In 1955 the only race Fangio did not win was the British Grand Prix, which was taken by the man who was to give him an iconic challenge in future years, Stirling Moss. This was the first time an Englishman had won his home GP, albeit for a German team. However, Fangio won the drivers’ championship from Moss, Castellotti and Farina. The 1955 season was also the Formula One year that will go down in infamy in motor racing. In a single season the lives of Alberto Ascari and Bill Vukovich, two-time winner of the Indianapolis 500, were lost and the terrible Le Mans disaster occurred. Automobile racing came to a virtual standstill and much of the F1 season was cancelled. When Mercedes withdrew from racing after that horrific, multi-car accident (which Fangio barely escaped) at the ’55 Le Mans 24 Hours which left 85 people dead, Fangio moved on to Ferrari — racing Lancias for a year — winning in 1956 with five poles, three wins and one 2nd out of seven World Championship races.
Nürburgring was my favourite track. I fell totally in love with it and I believe that on that day in 1957 I finally managed to master it. It was as if I had screwed all the secrets out of it and got to know it once and for all. . . For two days I couldn’t sleep, still making those leaps in the dark on those curves where I had never before had the courage to push things so far.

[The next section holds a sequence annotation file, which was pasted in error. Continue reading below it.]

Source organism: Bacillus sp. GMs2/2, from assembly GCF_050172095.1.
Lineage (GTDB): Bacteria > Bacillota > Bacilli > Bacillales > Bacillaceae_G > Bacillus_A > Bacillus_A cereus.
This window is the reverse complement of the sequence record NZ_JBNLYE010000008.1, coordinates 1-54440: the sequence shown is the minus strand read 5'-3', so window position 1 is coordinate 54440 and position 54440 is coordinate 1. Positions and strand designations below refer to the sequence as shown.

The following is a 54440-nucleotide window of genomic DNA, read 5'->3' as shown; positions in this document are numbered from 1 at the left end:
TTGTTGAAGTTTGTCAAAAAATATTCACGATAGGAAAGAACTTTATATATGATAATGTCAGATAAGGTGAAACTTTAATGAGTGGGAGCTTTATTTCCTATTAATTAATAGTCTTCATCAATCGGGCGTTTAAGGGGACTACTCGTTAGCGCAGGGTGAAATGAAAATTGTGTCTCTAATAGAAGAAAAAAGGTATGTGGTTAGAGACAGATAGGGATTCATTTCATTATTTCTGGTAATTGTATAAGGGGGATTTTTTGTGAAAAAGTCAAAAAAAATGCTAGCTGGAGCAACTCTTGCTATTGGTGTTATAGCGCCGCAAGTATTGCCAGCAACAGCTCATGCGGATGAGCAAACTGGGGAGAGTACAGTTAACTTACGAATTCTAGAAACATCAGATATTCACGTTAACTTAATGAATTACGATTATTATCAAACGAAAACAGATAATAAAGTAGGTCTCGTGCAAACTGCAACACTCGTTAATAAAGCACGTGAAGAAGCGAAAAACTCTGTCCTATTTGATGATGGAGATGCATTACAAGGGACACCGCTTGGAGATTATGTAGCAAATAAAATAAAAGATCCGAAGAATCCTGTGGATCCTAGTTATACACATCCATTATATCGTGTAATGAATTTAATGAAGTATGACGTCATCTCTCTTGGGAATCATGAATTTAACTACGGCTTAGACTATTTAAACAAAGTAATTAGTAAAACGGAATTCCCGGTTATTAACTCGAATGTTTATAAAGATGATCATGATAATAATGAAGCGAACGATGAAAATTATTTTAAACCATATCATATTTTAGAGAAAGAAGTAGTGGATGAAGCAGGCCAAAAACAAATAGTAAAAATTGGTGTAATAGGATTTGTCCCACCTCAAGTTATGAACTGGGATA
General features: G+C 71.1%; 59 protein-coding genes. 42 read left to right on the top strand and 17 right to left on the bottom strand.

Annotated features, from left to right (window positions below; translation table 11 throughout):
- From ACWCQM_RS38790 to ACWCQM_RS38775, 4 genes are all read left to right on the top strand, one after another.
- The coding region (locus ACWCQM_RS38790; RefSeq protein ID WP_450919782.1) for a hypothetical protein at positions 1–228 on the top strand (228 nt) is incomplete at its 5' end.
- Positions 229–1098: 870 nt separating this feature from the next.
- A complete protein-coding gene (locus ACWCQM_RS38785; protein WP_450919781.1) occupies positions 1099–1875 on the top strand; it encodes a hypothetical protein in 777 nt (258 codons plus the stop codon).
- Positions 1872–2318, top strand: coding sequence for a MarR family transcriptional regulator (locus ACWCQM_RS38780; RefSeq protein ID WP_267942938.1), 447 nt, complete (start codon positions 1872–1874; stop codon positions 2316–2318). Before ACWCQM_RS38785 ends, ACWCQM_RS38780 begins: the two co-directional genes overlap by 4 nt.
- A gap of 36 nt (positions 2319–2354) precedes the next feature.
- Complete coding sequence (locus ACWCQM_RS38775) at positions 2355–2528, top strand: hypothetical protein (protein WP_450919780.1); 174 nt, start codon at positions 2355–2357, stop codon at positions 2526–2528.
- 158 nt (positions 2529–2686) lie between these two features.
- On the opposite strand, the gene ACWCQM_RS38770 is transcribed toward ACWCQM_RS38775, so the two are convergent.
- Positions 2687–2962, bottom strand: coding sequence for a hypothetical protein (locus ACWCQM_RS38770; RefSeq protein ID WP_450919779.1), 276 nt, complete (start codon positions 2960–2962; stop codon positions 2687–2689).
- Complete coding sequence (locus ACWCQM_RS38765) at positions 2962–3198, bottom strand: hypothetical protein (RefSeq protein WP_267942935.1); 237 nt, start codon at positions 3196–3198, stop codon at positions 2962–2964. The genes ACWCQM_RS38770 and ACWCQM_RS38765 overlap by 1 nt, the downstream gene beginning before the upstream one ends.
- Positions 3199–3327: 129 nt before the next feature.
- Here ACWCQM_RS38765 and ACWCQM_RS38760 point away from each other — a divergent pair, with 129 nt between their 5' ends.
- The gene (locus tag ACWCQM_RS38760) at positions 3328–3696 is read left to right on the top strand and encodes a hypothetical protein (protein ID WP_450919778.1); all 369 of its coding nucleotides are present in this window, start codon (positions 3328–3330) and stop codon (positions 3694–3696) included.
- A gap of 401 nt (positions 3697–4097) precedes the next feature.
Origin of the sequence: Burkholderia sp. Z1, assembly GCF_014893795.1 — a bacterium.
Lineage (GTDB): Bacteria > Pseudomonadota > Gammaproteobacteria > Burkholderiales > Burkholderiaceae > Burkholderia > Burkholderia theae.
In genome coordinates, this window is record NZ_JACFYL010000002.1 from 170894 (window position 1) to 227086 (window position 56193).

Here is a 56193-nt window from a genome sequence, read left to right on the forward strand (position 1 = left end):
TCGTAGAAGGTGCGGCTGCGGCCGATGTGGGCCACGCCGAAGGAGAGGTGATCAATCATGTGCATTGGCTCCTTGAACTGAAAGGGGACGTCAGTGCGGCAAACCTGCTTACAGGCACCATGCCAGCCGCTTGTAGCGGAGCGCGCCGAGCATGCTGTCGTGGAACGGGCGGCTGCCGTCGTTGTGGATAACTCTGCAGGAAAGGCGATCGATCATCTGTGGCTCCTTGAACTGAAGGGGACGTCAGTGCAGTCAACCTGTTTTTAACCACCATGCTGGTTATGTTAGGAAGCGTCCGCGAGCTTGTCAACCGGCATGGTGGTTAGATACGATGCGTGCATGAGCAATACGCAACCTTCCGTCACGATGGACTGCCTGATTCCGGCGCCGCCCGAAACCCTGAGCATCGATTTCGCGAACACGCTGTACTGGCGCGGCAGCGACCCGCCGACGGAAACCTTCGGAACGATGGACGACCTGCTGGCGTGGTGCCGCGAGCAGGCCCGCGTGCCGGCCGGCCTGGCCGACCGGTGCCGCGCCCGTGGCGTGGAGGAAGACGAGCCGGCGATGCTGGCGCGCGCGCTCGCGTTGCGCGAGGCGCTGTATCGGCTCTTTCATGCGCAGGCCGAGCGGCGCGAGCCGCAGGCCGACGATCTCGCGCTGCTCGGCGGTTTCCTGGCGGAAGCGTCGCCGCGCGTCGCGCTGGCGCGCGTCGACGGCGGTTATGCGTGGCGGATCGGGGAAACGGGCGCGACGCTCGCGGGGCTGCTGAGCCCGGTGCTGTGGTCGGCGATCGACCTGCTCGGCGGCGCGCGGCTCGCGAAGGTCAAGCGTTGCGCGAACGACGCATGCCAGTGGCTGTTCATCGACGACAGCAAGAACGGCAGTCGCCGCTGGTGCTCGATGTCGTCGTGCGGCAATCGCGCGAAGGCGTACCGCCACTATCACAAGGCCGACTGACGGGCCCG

— Juan Manuel Fangio —
In the 1957 season, Fangio recorded his 4th consecutive drivers’ title, an astonishing achievement which would not be matched for nearly 50 years. Perhaps Fangio’s greatest race was the 1957 German GP at the Nürburgring. Driving a Maserati 250F, he lost 56 seconds and the lead in a pit stop, but returned to win by letting loose the most spectacular pursuit of his life, bettering the track record for the 14.2 mile Nordeschlife (“North Ring”) by an amazing 12 seconds on three consecutive laps. He broke and re-broke the Ring lap record and when the Ferraris realized the danger, he was already in their mirrors. As the cars thundered past the South Curve, Fangio closed right up to Peter Collins’ gearbox and swept by with one wheel on the grass, peppering the Englishman with stones. It was the Argentine’s 24th and final Grand Prix victory, and also his most impressive. His last race was the Grand Prix of France at Reims in July 1958.
Fangio’s rival, erstwhile teammate and admirer was Stirling Moss — the greatest F1 driver never to win a championship — who finished second to Fangio at Mercedes in 1955 in the famous covered-wheel “Silver Arrows,” with Maserati in ’56 and then again with Vanwall in ’57. Moss became the first Briton to win the British Grand Prix, at Aintree in 1955, and the first to do so in a British car, the 1957 Vanwall VW5. After learning his craft in Fangio’s slipstream, Moss increasingly became the great Argentinian’s main rival. After Fangio retired, Moss took over the mantle of the best driver in the world, but his career declined, leading to retirement, following accidents during the 1960 Belgium Grand Prix at Spa-Francorchamps — where Moss was thrown from the car while navigating the intimidating “Masta Kink,” breaking both legs, after a rear axle broke at over 130 mph — and an even worse shunt at Goodwood in 1962.